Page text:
99.12.08  ( d6f
crudcheck 01.05.23


"Everything should be as simple as possible.  But no simpler."  -- Einstein


"Virtual" does not mean, as many think, three-dimensional.  It is the opposite of *real*.

Virtuality therefore means the *apparent structure of things* (and that is what dictionaries have said for two hundred years).

I divide virtuality into two parts:
• conceptual structure-- the ideas and how they interact and unfold, and lodge in the mind.
•• The conceptual structure of a movie is the plot, characters, where set, etc.
•• The conceptual structure of a car is: start, stop, go forward, go back, turn left, turn right.  (Also lights, windshield wipers, etc.)
•• The conceptual structure of software is the space it takes place in and the apparent structure as the user tries to understand it.
• feel•
•• The feel of a movie is the atmosphere, the various moods and qualities.
•• The feel of a car is the handling, the door slam, the color, the smell, the color, the paint job, the trim ...
•• The feel of software is how it looks, how it interacts (crude or slick, smooth or bumpy, highly interactive or with a lot of explanation screens.

Engineers generally deal with constructing reality.  Movie-makers and software designers deal with constructing virtuality.  (The engineers who tune the feel of a car, however, are doing very expensive engineering to achieve the desired feel.)

Software is a branch of movies.

Movies enact events on a screen that affect the heart and mind of a viewer.  Software enacts events on a screen which affect the heart and mind of a user, AND INTERACT.  Much of software is about affecting the heart and mind of a user, and the interaction is an additional dimension to its moviehood.  The technicalities of programming are no more relevant to the design of software than the mechanics of cameras are relevant to designing a movie: providing constraints and tradeoffs, but otherwise largely irrelevant.

I believe that training in film-making is important to software design.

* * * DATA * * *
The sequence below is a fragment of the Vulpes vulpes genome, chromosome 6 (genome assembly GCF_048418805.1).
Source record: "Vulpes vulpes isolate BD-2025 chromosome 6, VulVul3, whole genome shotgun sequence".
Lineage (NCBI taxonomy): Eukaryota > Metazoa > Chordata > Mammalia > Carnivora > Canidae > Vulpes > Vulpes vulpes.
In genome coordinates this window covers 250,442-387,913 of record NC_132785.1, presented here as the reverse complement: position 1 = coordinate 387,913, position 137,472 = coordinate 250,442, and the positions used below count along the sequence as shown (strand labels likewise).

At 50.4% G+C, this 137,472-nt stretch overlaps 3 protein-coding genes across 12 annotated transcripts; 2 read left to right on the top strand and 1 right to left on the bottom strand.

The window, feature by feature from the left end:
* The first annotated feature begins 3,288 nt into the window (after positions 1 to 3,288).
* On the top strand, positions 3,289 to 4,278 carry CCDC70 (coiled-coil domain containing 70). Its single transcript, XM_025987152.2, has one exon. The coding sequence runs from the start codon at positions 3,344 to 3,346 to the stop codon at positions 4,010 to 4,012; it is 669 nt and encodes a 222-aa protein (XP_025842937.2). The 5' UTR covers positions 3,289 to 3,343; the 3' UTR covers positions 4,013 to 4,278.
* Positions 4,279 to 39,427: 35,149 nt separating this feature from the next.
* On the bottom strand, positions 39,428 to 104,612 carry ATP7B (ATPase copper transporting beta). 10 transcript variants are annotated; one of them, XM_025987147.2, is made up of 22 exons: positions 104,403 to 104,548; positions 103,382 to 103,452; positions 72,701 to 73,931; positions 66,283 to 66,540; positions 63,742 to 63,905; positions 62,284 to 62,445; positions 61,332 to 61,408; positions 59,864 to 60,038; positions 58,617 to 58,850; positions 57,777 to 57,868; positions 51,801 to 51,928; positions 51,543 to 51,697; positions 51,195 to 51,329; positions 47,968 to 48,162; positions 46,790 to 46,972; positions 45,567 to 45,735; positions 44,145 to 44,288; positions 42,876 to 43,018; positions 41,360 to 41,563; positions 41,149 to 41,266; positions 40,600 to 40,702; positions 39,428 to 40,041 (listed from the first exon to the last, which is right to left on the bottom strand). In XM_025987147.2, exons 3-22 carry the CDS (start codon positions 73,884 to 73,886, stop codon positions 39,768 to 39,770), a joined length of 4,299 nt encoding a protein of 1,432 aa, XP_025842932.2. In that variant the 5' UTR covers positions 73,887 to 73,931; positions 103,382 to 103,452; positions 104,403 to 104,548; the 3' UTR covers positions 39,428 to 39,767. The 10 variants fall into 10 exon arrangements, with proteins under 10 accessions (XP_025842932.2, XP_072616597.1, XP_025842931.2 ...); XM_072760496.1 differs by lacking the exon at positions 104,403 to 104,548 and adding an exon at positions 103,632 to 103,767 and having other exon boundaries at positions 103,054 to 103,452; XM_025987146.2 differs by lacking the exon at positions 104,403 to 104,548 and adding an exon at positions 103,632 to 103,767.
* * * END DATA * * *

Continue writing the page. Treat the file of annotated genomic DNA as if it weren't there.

A director integrates all the effects of a film, chooses among many ways to create a specific virtuality.

Training in movie-making is very important for presenting ideas to the heart and mind, and for understanding the technical underpinnings for the feel of things.

The reason that software is still generally lousy is that nobody's directing.  All the little pieces are done independently and not integrated.

The design of conceptual structure

Most people think the conceptual structure of computers is given, since the Xerox PARC user interface (PUI) is the prevailing structure.  But the PUI is an arbitrary mapping of paper.

The design of conceptual structure, separate from any subject, has never been taught.  But there are very few examples, except for the world of games.

The design of ZigZag is therefore an important example for this theory: it is a design of *pure conceptual structure*, a conceptual structure that can be mapped to many different things.


To be simplistic, there are two ways of treating the world: as closed and hierarchical, or as fluid and overlapping.  There are two ways of treating media: as locked, or as re-usable.

These views affect the way you see life, work, categories, art, publishing, right living.

The locked world deals with closed hierarchical and linear objects.  These are fairly easy to refer to and keep track of, but they badly map what is needed for work, ideas, and changing documents.

In the locked world, you do only one thing at a time.  The name of a project is permanent, and its location on a computer rarely changes.  Thus there is no great inconvenience to naming files, opening and closing them.

In the fluid world, projects, companies and work are constantly evolving and dividing, changing their names and purposes.  Like Rembrandt moving among his paintings you make constant changes to many projects, add notes to many places, rapidly cross-referencing.  The structure of files on computers maps dreadfully to the overlapping structure of work.  And contents move constantly among versions.

In the locked world, documents retain their structure and outline, so very little rearrangement is needed.  The primitive "clipboard" designed by the Macintosh team and not improved in Windows or X, is adequate rearrangement for text documents because so little rearrangement occurs.

In the fluid world, much of the process of writing is rewriting, and rewriting involves massive and repeated rearrangement of contents.  (This was the original meaning of the terms "cut" and "paste", which were redefined by Larry Tesler of the original Macintosh team.)

In the locked world, copyright is being made tougher and more unpleasant, and steps are being taken to reduce the possible re-uses of content.

For the fluid world, we have tried to create a new zone of permission and re-use for on-line content.  Copyright law will continue to exist and the point is to make it as benign and comfortable as possible, with frictionless re-use of contents.

(See illustration: Copyright Castle and Public Domain Ocean)

This has led to the Xanadu model of purchasing digital copies for extremely small payment, with unrestricted recompositing under transcopyright.

This approach treats media as *re-usable under copyright* (through transcopyright).

(Of course, if copyright is eliminated, that part of the system will not be needed.  But meanwhile it is a fair assumption that copyright will continue.)